In this respect, “Everybody Knows” feels like a somewhat lethargic rehash of “About Elly,” the unconventional missing-persons drama that put Farhadi on the world cinema map. That film, which earned him best director honors at the 2009 Berlin Film Festival, used a young woman’s vanishing as a kind of MacGuffin, redirecting the mystery from locating the lost Elly to exposing the hidden agendas of the various characters in her circle. Here, too, Farhadi proves more interested in the people affected by such a disappearance than he does in the victim.

As such, “Everybody Knows” is not a thriller so much as a parlor-room jigsaw puzzle, one in which Farhadi expects viewers to do their own detective work from among a spare number of subtly introduced clues. The culprits are shown only once, and even then, the scene feels like a concession — strangely out of place given how little the film cares about bringing them to justice. Yet, we can’t help speculating as to who’s responsible, and the case inevitably expands in our imagination as Laura realizes that it was surely someone close to the family who drugged and kidnapped her daughter.

Meanwhile, the real intrigue arises on the margins, as Farhadi explores the suppressed history between Paco and Laura. This is where he excels as a director, and though the film is slow to reach a place where its revelations can have an impact, once that starts to happen, it becomes compulsively absorbing. Farhadi got his start as a playwright, and though “Everybody Knows” opens things up to include villas, vineyards, bustling plazas, and country roads, the too-neatly scripted interpersonal exchanges feel more theatrical than ever, selectively revealing information as suits his purposes.

Cruz may have the showier role, but the men — Bardem and Darín both — wind up baring their souls in astonishing ways. In Paco’s case, he becomes so invested in retrieving his ex-girlfriend’s daughter that he seems willing to sacrifice his entire fortune to pay the ransom, much to the consternation of his wife (Bárbara Lennie). Alejandro has a different philosophy, trusting in God to deliver them from the situation — a response many read as indifferent until the terrific scene in which he reveals how his God interceded once before at a key moment in his life.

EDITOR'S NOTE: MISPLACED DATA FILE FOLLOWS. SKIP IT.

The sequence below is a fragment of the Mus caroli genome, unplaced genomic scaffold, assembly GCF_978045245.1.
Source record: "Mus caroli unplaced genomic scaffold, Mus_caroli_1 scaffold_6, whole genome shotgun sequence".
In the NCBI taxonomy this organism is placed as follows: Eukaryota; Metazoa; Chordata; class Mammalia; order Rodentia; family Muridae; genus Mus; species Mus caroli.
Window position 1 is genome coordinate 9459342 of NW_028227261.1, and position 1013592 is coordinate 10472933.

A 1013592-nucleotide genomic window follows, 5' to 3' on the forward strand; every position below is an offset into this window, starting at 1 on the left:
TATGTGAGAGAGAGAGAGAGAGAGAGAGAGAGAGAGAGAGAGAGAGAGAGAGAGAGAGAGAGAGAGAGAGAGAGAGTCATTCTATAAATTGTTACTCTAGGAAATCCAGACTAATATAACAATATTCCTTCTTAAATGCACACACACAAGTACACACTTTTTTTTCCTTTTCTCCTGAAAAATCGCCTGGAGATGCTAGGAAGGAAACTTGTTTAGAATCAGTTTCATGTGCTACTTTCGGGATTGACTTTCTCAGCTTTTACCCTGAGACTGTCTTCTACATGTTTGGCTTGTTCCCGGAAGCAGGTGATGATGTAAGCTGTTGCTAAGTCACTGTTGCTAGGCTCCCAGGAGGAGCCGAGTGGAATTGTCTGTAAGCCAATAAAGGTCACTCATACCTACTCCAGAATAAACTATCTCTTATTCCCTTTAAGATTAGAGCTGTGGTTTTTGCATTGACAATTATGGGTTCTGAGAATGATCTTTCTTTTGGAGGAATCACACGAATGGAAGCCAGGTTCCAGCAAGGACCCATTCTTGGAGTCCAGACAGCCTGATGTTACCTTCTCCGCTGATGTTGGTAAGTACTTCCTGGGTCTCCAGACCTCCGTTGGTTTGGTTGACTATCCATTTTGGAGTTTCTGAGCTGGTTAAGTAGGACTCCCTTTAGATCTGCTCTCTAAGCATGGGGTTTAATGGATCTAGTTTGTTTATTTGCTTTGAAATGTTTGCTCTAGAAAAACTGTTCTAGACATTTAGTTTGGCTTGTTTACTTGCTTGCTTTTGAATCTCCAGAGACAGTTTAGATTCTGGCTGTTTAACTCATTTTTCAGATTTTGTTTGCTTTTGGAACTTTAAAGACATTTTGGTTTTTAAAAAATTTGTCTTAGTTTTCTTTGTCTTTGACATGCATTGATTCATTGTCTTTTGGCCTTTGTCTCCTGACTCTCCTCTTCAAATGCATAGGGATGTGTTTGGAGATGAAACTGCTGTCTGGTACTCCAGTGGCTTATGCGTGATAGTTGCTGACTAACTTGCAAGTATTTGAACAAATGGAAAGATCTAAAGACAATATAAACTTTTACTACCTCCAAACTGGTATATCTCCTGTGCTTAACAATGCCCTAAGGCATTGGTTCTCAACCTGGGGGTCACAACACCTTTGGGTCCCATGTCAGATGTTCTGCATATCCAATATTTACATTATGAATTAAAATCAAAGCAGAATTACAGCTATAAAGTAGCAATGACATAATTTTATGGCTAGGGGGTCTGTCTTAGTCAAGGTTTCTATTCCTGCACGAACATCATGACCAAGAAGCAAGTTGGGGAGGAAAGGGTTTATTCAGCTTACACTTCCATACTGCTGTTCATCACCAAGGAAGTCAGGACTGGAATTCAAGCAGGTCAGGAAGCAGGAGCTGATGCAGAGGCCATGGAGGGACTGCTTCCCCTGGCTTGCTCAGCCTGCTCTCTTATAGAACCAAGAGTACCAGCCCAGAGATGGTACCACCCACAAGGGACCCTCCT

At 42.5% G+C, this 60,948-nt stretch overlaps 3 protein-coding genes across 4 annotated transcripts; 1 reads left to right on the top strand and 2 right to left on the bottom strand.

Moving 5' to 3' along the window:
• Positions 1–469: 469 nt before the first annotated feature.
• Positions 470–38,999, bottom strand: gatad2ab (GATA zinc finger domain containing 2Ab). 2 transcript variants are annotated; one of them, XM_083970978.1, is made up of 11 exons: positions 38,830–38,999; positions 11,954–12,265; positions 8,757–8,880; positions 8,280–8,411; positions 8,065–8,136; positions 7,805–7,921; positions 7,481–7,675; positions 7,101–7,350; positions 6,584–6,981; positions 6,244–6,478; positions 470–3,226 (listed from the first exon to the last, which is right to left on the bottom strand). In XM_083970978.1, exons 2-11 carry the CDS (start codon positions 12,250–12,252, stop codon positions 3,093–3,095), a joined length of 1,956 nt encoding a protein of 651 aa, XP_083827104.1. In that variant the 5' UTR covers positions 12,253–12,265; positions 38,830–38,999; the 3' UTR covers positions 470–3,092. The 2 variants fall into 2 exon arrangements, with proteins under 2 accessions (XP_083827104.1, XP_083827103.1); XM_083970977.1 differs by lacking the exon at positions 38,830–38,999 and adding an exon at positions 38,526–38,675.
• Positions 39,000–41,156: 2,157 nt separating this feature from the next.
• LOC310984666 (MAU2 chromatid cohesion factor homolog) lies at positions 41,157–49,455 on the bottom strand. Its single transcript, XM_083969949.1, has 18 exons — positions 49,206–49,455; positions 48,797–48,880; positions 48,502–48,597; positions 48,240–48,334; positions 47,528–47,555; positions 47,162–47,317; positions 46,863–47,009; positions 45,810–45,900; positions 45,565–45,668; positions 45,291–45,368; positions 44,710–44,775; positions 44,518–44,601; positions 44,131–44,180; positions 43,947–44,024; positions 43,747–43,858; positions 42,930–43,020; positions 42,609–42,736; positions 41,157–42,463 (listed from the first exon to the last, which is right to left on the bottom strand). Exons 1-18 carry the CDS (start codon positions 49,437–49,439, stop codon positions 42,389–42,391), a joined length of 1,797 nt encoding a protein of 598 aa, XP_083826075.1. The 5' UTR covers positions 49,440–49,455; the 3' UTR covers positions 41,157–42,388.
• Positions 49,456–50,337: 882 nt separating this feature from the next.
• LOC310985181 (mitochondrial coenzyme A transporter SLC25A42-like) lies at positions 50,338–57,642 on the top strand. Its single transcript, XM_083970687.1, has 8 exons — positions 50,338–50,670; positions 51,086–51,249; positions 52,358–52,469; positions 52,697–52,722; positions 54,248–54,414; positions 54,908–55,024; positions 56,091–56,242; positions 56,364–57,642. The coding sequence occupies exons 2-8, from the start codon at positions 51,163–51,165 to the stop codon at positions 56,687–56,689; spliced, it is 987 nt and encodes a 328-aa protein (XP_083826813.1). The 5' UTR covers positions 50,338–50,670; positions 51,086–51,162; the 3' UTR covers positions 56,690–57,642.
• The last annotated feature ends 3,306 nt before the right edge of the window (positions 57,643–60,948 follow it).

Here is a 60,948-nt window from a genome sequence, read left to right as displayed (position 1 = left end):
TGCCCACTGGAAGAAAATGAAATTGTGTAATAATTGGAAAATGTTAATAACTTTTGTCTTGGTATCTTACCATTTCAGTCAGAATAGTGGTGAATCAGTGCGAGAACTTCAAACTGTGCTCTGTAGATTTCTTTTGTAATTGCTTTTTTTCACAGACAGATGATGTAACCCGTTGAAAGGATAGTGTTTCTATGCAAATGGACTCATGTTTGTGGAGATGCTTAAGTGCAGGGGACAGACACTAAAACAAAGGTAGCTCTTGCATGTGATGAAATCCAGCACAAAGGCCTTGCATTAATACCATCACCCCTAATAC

Watching the three actors play off one another is a pleasure, especially since Farhadi spares us the wallowing despondency of Bardem’s next-most-nuanced performance, in 2010 Cannes downer “Biutiful” (for which he won the festival’s best actor prize). And unlike last year’s “Loveless,” the mystery eventually resolves itself — even though many questions remain.

Think of these as the things nobody knows about “Everybody Knows”: Why were Laura and Paco raised under the same roof as kids? Is Irene related to the boy she likes? And would supplying a diagram of the film’s sprawling family tree have been too much to ask? A bit of lingering mystery can be a good thing, but this film lacks the precision — or ambition — of Farhadi’s earlier work. Many have wondered why Farhadi hasn’t directed a film yet in English, and no doubt such a destination is in his world-traveling future. Let’s hope he pushes himself farther when that time comes.


Film Review:'Everybody Knows'

Reviewed at Le Brady, Paris, May 4, 2018. (In Cannes Film Festival — opener, competing.) Running time: 133 MIN. (Original title: “Todos lo saben”)

Production: (Spain-France-Italy) A Memento Films Distribution (in France) release of a Memento Films Prod., Morena Films, Lucky Red production, in co-production with France 3 Cinéma, Untitled Films AIE, Rai Cinéma, in association with Memento Films Distribution, Cofinova 14, Indéfilms 6. (International sales: Memento Films Intl., Paris.) Producers: Alexandre Mallet-Guy, Alvaro Longoria. Executive producer: Pilar Benito. Co-producer: Andrea Occhipinti.

Crew: Director, writer: Asghar Farhadi. Camera (color): José Luis Alcaine. Editor: Hayedeh Safiyari. Music: Javier Limón.

With: Penélope Cruz, Javier Bardem, Ricardo Darín, Eduard Fernández, Bárbara Lennie, Inma Cuesta, Elvira Mínguez, Ramón Barea, Carla Campra, Sara Sálamo, Roger Casamajor, José Ángel Egido.